Will we still be as excited in another week? Stay tuned for next installment - MockiPEDIA Part 3: The Plagiarism Police

Tuesday, April 5, 2011

To Kill a MockiPEDIA: An Experiment in Constructivism - Part 1

For the last five years, Rob Scotlan, the eight grade English teacher, and I have been co-teaching a research unit focusing on topics in African American history that contribute to the experiences of the characters in the book To Kill a Mockingbird by Harper Lee. Each year, the goal of the project is to go beyond researching a single topic. We achieved this goal, sometimes more successfully than others, by finding ways for the students to share their research with their classmates. When they finish reading the book they use their research and that of their classmates to write an analytical essay incorporating historical context in their analysis. Oral reports, individual and group work, PowerPoint presentations and Moodle tools have been used as research project "products" to try to meet the goal of sharing information and understanding found during the research process. This year, we tried something new, but may have stumbled upon the perfect solution in the process.

One school-week ago we launched To Kill a MockiPEDIA. Using the Google Apps for Education platform adopted this year, and building on skills already learned during a previous research and web site project in 8th grade history, we created a site and invited the entire 8th grade to edit it collaboratively. To give some guidance and to build a framework that would meet the goal of the project, we created a "skeleton" of the site by dividing topics in African American history by eras and adding sub-pages with topics we've used in past years. Students were provided a rubric with a list of different ways to contribute to the site with associated point values and expectations. We want each student to make a variety of contributions to a number of different topics. We expect them to use expert sources, as they would for any research project, and we value quality over quantity. Students will work on the site in class one day each week for the next seven weeks while also reading and discussing the book the rest of the week. Rob and I explained all of this to the students and then set them free...the results so far have been inspiring.

This project, more than any I've worked on before, follows a constructivist model. Rob and I are truly facilitating rather than instructing. Students are making decisions about what topics to research, adding new topics when they deem it necessary, identifying possible incidents of plagiarism, and negotiating speed bumps inherent in any collaborative project. Rob and I are enjoying our roles as advisers and facilitators. Although keeping students accountable and tracking their contributions has necessitated a bit of extra time and effort, the positives have far outweighed any negatives. Students are engaging in a real-world experience that has already created teachable moments in digital citizenship. Today, two students were working on the same topic and discovered information differed depending on the source they used. We discussed how to work through the problem and they decided whether to trust one source over the other or address the discrepancy within the article they were writing. Another student had to decide what to do when a paragraph written about one of the topics sounded very much like something he'd read in an article on a subscription database. Was it plagiarism or an accident and how should it be handled? We've coached all the students to view editing of their work by classmates not as a judgment or criticism, but simply a different perspective that will make the collective product better in the long run.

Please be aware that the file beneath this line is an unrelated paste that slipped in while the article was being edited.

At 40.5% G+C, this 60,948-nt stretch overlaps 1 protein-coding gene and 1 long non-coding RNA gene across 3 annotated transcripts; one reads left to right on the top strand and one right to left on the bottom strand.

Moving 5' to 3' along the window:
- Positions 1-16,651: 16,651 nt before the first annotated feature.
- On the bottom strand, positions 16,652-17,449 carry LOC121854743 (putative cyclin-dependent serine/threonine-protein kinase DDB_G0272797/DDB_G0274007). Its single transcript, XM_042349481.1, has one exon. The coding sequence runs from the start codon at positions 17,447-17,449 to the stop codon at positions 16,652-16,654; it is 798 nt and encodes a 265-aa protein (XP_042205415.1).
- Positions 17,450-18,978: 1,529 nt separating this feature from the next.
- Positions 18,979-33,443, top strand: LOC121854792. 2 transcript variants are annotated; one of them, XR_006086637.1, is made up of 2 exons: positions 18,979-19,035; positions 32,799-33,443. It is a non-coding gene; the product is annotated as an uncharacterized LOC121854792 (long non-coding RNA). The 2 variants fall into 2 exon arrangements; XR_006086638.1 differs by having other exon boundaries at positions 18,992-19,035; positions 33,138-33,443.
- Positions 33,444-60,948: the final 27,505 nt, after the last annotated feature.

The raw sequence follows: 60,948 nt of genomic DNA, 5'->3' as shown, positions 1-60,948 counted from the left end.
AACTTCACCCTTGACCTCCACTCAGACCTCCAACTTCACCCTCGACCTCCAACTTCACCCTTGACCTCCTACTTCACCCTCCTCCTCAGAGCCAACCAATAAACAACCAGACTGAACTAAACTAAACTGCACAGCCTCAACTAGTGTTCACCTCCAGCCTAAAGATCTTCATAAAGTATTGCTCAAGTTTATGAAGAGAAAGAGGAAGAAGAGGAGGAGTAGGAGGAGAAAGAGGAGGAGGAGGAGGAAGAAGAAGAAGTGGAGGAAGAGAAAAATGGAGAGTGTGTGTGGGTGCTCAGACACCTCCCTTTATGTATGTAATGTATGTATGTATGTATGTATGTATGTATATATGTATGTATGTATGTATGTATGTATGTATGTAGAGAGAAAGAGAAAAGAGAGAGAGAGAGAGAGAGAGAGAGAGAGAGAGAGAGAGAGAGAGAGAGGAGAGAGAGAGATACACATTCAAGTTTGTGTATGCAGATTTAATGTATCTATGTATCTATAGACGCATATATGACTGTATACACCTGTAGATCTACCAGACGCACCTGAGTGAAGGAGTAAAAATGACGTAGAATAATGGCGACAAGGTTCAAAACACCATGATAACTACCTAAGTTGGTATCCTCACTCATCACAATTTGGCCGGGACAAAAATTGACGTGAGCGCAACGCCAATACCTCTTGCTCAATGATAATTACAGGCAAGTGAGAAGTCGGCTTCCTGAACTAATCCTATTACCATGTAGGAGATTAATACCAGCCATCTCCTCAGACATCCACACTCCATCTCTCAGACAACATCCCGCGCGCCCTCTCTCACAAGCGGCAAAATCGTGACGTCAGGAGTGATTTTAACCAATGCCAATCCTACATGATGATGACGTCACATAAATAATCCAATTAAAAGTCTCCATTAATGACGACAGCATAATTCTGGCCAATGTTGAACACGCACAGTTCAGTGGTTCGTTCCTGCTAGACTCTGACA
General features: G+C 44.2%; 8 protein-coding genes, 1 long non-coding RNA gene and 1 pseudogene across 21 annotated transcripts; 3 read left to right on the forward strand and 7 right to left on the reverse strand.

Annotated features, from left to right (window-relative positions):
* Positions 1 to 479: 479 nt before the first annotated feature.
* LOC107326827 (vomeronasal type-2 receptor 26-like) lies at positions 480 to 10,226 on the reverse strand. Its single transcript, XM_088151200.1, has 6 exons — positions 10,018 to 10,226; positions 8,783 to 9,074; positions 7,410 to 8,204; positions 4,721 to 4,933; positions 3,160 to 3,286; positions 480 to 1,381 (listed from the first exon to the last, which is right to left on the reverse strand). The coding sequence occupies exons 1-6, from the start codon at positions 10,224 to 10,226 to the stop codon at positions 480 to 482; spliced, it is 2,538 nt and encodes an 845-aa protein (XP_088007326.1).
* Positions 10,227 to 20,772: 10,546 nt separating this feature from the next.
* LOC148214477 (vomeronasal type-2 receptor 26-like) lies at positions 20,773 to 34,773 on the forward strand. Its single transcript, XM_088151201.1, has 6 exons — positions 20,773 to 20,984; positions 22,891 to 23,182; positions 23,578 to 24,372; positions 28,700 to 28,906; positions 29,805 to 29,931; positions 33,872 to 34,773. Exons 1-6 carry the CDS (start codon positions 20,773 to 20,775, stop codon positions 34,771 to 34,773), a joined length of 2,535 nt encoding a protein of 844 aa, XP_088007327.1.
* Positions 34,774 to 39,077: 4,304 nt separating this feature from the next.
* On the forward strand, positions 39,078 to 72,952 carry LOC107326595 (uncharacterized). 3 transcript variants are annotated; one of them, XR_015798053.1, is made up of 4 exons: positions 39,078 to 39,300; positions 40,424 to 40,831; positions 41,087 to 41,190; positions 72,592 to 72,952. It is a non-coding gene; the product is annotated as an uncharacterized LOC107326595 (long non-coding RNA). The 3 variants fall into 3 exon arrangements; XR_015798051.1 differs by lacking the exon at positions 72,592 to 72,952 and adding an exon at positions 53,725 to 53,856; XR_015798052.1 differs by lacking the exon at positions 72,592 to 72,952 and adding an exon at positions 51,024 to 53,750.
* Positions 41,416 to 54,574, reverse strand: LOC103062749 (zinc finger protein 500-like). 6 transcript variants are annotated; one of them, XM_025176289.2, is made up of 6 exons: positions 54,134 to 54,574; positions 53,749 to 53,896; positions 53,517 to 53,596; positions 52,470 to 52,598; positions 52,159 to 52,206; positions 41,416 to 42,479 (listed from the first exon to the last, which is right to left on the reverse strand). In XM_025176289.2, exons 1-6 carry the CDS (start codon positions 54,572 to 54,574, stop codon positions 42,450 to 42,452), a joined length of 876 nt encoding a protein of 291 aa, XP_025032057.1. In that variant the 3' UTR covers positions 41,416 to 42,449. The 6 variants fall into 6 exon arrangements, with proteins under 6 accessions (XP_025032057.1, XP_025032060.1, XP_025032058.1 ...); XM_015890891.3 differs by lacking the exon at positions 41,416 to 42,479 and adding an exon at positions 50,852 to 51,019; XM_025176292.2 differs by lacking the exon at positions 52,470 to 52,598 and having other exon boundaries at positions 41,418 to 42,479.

I plan to post an update each week on the progress of this project and the very similar seventh grade Shakespeare unit, Et Tu, PEDIA? (yes, they are studying Julius Caesar). Wish us luck and join us in our grand experiment. It's been a wild ride so far!

Next week: What we've learned so far and tracking student contributions...

The Impact of Media on our Children

Dimitri Christakis
Seattle Children's Hospital
Media Matters: What Parents Need to Know
Dimitri A. Christakis, MD, MPH
George Adkins Professor of Pediatrics, UW
Director, Center for Child Health, Behavior & Development @ Seattle Children's Research Institute
Attending Pediatrician @ Seattle Children's Hospital

Spring Break was a welcome interruption to the work flow around here, but it's time to get back to business! March 23rd I attended Dr. Christakis' lecture referenced above at South Puget Sound Community College in Olympia. Though I can't write by hand faster than I can type, I wrote as many notes as I could on some borrowed paper balanced on my knee. This was a fascinating lecture, on a topic near and dear to my heart. Though much of the content was focused on early childhood and predominantly the influence of television, "media" comes in many forms, and I think that much of what was presented will only be exaggerated when we add all forms (besides television) to the mix. So here are my notes, the things I thought worthy of writing down to share. It's going to be presented here as a bullet list of highlights and quotes, and as I read through my own notes, I realize that they are not nearly complete and there are many holes. Some of these can be filled by the links I've added to journals, studies, articles, and the doctor's bio and book. If you have further questions about a particular topic, please leave a comment!

3 things we should get out of the presentation:
  1. Media is a real and powerful influence